Future AirPods could use air pressure to detect when they're in an ear
A future version of AirPods could perform its ear detection using pressure built up within the ear canal, allowing it to be more selective on when it turns on and off and reducing the chance of accidental activation when placed on a table or another surface.
The AirPods and AirPods Pro have a feature where the audio accessories are able to detect whether or not they are being worn. By determining if they are in the user's ear, each AirPod can preserve battery by not activating or playing music when it isn't inserted, with the ability to know if only the left or right ear is inserted also allowing the host iPhone to know to only produce one stream to one device instead of two, again saving resources.
While the use of optical sensors and accelerometers are used in the AirPods to determine if they are individually being used, the technologies do still allow for false positives, such as by detecting motion similar to being worn, or by the optical sensors being obscured when placed in a pocket.
Some wireless earphones use the sudden rise of occlusion gain that is observed from a signal in the main speaker of the earphones when the unit is placed into the ear canal. Apple reasons this works, but has the drawback of requiring the creation of an air-tight seal by the ear tip, and a less-than-perfect seal can affect the low frequency response, again resulting in false positives.
Despite the success in the current form of AirPods, Apple believes it can improve upon the sensors using a different technique.
In a patent titled "Acoustic in ear detection for a hearable device" granted to Apple by the US Patent and Trademark Office on Tuesday, it is suggested the monitoring of air pressure could be used as a way to detect if the AirPods or another audio accessory are worn.
It is suggested the earphones can perform a confirmation they are worn before establishing an individual connection for each earbud to the host device over Bluetooth. To perform the check, the earphones use an air pressure sensor that is activated when the earbud is moved towards the ear canal.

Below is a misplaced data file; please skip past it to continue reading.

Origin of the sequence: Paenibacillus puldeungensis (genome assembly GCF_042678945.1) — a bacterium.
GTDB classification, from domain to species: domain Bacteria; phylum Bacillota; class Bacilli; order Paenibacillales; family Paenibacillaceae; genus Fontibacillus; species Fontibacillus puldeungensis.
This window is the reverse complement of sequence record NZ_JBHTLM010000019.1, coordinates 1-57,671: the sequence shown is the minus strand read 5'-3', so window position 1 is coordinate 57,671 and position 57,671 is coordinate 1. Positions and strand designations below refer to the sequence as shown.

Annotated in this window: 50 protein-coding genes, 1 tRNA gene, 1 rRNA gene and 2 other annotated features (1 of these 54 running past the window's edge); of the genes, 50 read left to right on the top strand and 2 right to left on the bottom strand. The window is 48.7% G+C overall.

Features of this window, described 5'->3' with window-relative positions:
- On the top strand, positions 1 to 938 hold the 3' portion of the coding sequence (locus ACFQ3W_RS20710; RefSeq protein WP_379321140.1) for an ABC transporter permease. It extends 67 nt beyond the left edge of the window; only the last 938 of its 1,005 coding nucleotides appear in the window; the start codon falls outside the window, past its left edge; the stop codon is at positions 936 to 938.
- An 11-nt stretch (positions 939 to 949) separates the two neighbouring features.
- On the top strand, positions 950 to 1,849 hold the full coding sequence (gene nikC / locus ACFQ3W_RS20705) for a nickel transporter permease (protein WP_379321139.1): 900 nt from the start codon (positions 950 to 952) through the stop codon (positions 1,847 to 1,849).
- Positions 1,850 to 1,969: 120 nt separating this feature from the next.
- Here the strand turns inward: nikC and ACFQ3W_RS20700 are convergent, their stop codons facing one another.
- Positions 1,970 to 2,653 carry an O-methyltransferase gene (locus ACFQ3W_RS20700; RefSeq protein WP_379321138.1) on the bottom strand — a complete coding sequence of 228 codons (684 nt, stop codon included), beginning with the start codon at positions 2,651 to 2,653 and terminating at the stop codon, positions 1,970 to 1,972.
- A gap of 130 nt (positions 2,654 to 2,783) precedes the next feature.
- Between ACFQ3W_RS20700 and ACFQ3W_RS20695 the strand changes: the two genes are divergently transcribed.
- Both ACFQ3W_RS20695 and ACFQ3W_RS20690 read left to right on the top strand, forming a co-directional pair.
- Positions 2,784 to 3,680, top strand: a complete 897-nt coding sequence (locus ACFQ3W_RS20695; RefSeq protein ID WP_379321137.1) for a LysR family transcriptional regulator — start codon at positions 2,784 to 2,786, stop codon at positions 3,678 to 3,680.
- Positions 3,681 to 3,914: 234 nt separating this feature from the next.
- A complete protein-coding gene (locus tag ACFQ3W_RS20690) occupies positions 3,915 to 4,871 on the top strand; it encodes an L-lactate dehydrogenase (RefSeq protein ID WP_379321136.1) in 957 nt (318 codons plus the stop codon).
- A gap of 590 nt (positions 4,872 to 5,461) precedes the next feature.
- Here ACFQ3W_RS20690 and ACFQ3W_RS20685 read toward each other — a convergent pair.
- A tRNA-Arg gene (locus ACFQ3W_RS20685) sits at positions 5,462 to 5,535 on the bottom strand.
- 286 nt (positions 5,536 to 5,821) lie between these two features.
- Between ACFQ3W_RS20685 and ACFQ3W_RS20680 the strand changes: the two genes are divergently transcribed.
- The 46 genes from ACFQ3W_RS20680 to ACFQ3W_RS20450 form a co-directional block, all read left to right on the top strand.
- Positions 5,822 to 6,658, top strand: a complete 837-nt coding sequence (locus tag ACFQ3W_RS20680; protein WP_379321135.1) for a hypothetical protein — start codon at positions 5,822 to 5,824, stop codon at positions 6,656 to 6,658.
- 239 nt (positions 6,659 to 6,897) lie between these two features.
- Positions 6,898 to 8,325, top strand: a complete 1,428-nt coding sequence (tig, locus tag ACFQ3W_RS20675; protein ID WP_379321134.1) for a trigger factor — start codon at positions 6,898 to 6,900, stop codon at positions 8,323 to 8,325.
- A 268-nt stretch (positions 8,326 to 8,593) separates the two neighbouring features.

During and after insertion, the air pressure sensor detects changes within the ear canal compared to ambient atmospheric pressure, namely the compression of air in the canal. On detecting a pulse from the air pressure signal caused through the insertion, the earbud can assume it needs to be activated.
At activation, a chime is used to tell the user it is switched on, as well as giving a few seconds for the connection to the host device to be established.
Apple reckons the pressure sensor is better, even in cases where there would be a pressure change when the earbuds are stored. "In the case of a user's pocket, there would be very little change in air volume, since air may travel freely through the pocket," the patent suggests.
The lack of a sound as used for the occlusion gain detection is also useful as it saves on battery power in comparison, while the detection of a spike in air pressure does not necessarily require a perfect air seal to be created in the first place, nor maintained.
Apple files numerous patent applications with the USPTO on a weekly basis, but while the existence of a filing does suggest areas of interest for Apple's research and development efforts, they do not necessarily guarantee the feature will make an appearance in a future product or service.
This is far from the only patent filing where Apple is trying to solve the problem of whether users are wearing earphones, along with the secondary problem of whether they are being worn correctly.
In October 2018, one patent application suggested the use of capacitive proximity sensors in over-the-ear headphones could sense the presence of a user's ear, and depending on which sensors are triggered by the ear's shape, to select the correct audio channel for that speaker. In November the same year, another application proposed doing the same thing using a microphone array and listening out for the user's voice.
An August 2019 patent application pairing suggested the use of detecting how earcups are pivoted to determine orientation, while the headband could include a sensor to change the power state when shifted from a flat to curved position.
The new patent credits Hongfeng Wang, Chen Na, and Ryan Moriyama as co-inventors. Wang is an embedded system engineer working on machine learning. Ryan Moriyama is an engineering manager working on key embedded technologies, who has previously worked for Beats on hardware development. Chen Na is an engineer on a team for core technology research and development.